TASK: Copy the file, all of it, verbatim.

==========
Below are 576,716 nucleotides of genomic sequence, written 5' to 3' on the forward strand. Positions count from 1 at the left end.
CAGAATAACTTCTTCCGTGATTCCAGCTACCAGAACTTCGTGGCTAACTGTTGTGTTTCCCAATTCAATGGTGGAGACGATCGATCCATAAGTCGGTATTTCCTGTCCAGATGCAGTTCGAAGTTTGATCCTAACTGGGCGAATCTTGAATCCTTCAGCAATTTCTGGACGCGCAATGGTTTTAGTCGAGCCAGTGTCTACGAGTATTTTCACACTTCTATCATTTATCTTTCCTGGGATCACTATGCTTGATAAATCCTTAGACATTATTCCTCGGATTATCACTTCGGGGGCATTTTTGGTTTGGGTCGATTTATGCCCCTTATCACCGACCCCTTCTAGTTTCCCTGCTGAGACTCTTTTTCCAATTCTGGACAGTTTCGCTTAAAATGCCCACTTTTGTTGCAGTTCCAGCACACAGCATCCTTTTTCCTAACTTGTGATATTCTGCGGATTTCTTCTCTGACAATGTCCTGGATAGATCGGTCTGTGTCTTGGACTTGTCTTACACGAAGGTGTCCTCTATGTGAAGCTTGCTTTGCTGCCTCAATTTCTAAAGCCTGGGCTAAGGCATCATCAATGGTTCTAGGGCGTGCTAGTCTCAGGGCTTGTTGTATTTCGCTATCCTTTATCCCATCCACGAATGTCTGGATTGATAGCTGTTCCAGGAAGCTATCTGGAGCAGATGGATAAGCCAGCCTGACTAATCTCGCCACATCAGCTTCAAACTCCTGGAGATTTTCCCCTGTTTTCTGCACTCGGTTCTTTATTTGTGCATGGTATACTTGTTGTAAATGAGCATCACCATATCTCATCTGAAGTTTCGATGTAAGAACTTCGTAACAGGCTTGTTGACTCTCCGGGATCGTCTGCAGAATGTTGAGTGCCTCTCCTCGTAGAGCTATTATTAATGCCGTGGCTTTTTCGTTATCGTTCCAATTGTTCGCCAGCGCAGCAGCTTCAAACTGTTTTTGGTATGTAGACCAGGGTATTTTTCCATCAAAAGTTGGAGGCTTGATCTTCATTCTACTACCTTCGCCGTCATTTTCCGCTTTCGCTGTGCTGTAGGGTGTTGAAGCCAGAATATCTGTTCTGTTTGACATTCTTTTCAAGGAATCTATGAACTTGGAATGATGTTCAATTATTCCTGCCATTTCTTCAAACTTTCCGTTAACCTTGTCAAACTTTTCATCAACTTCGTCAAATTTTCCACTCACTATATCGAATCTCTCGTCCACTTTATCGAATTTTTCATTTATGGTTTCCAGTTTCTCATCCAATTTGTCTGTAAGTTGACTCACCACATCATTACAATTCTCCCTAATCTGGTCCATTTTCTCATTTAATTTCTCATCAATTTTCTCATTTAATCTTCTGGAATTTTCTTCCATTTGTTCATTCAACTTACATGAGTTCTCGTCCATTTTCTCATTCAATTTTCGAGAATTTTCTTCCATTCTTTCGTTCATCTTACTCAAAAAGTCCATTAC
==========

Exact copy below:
Below are 576,716 nucleotides of genomic sequence, written 5' to 3' on the forward strand. Positions count from 1 at the left end.
CAGAATAACTTCTTCCGTGATTCCAGCTACCAGAACTTCGTGGCTAACTGTTGTGTTTCCCAATTCAATGGTGGAGACGATCGATCCATAAGTCGGTATTTCCTGTCCAGATGCAGTTCGAAGTTTGATCCTAACTGGGCGAATCTTGAATCCTTCAGCAATTTCTGGACGCGCAATGGTTTTAGTCGAGCCAGTGTCTACGAGTATTTTCACACTTCTATCATTTATCTTTCCTGGGATCACTATGCTTGATAAATCCTTAGACATTATTCCTCGGATTATCACTTCGGGGGCATTTTTGGTTTGGGTCGATTTATGCCCCTTATCACCGACCCCTTCTAGTTTCCCTGCTGAGACTCTTTTTCCAATTCTGGACAGTTTCGCTTAAAATGCCCACTTTTGTTGCAGTTCCAGCACACAGCATCCTTTTTCCTAACTTGTGATATTCTGCGGATTTCTTCTCTGACAATGTCCTGGATAGATCGGTCTGTGTCTTGGACTTGTCTTACACGAAGGTGTCCTCTATGTGAAGCTTGCTTTGCTGCCTCAATTTCTAAAGCCTGGGCTAAGGCATCATCAATGGTTCTAGGGCGTGCTAGTCTCAGGGCTTGTTGTATTTCGCTATCCTTTATCCCATCCACGAATGTCTGGATTGATAGCTGTTCCAGGAAGCTATCTGGAGCAGATGGATAAGCCAGCCTGACTAATCTCGCCACATCAGCTTCAAACTCCTGGAGATTTTCCCCTGTTTTCTGCACTCGGTTCTTTATTTGTGCATGGTATACTTGTTGTAAATGAGCATCACCATATCTCATCTGAAGTTTCGATGTAAGAACTTCGTAACAGGCTTGTTGACTCTCCGGGATCGTCTGCAGAATGTTGAGTGCCTCTCCTCGTAGAGCTATTATTAATGCCGTGGCTTTTTCGTTATCGTTCCAATTGTTCGCCAGCGCAGCAGCTTCAAACTGTTTTTGGTATGTAGACCAGGGTATTTTTCCATCAAAAGTTGGAGGCTTGATCTTCATTCTACTACCTTCGCCGTCATTTTCCGCTTTCGCTGTGCTGTAGGGTGTTGAAGCCAGAATATCTGTTCTGTTTGACATTCTTTTCAAGGAATCTATGAACTTGGAATGATGTTCAATTATTCCTGCCATTTCTTCAAACTTTCCGTTAACCTTGTCAAACTTTTCATCAACTTCGTCAAATTTTCCACTCACTATATCGAATCTCTCGTCCACTTTATCGAATTTTTCATTTATGGTTTCCAGTTTCTCATCCAATTTGTCTGTAAGTTGACTCACCACATCATTACAATTCTCCCTAATCTGGTCCATTTTCTCATTTAATTTCTCATCAATTTTCTCATTTAATCTTCTGGAATTTTCTTCCATTTGTTCATTCAACTTACATGAGTTCTCGTCCATTTTCTCATTCAATTTTCGAGAATTTTCTTCCATTCTTTCGTTCATCTTACTCAAAAAGTCCATTAC